Then again, Modi was clearly waiting to tick Ansari off for thinly veiled criticism of his government. Asked in an interview whether he had shared concerns over growing intolerance in India, Ansari said he had and when pressed as to whether he was satisfied with the response, said obliquely “Well, there is always an explanation and there is always a reason. Now it is a matter of judgment, whether you accept the explanation, you accept the reasoning and its rationale.”

A few days earlier, in a convocation speech at the National Law School of India University in Bangalore, Ansari said: “For many decades after independence, a pluralist view of nationalism and Indianness reflective of the widest possible circle of inclusiveness and a ‘salad bowl’ approach, characterised our thinking. More recently an alternate viewpoint of ‘purifying exclusivism’ has tended to intrude into and take over the political and cultural landscape. One manifestation of it is ‘an increasingly fragile national ego’ that threatens to rule out any dissent however innocent. Hyper-nationalism and the closing of the mind is also ‘a manifestation of insecurity about one’s place in the world.’”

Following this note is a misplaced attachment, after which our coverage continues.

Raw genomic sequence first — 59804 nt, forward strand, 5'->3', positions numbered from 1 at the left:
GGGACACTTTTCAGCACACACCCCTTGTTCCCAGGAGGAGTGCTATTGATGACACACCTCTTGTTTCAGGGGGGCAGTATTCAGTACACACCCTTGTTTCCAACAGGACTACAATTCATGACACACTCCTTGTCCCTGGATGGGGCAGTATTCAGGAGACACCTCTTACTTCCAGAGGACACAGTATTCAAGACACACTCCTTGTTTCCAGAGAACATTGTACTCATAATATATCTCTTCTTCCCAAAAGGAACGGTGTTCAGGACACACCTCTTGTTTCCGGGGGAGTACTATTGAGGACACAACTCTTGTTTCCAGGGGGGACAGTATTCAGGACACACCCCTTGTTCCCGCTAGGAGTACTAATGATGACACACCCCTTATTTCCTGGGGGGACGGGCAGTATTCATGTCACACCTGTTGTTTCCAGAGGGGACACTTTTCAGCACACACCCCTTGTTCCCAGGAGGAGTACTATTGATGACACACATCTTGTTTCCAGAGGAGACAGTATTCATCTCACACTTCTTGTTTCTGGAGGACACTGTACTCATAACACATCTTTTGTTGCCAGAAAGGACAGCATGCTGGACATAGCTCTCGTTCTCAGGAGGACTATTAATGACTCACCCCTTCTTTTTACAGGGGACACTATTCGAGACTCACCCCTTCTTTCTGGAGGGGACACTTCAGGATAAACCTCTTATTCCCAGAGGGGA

This was an unmistakable dig at the kind of polity ushered in by Modi since his Hindu chauvinist Bharatiya Janata Party came to head the central government in New Delhi in mid-2014. Of a piece with this style of governance, Modi chose as Chief Minister of the most populous state, a Hindu supremacist politician named Adityanath who has headed a militia named Hindu Yuva Vahini (youth brigade) that has been implicated in incidents of violence against Muslims.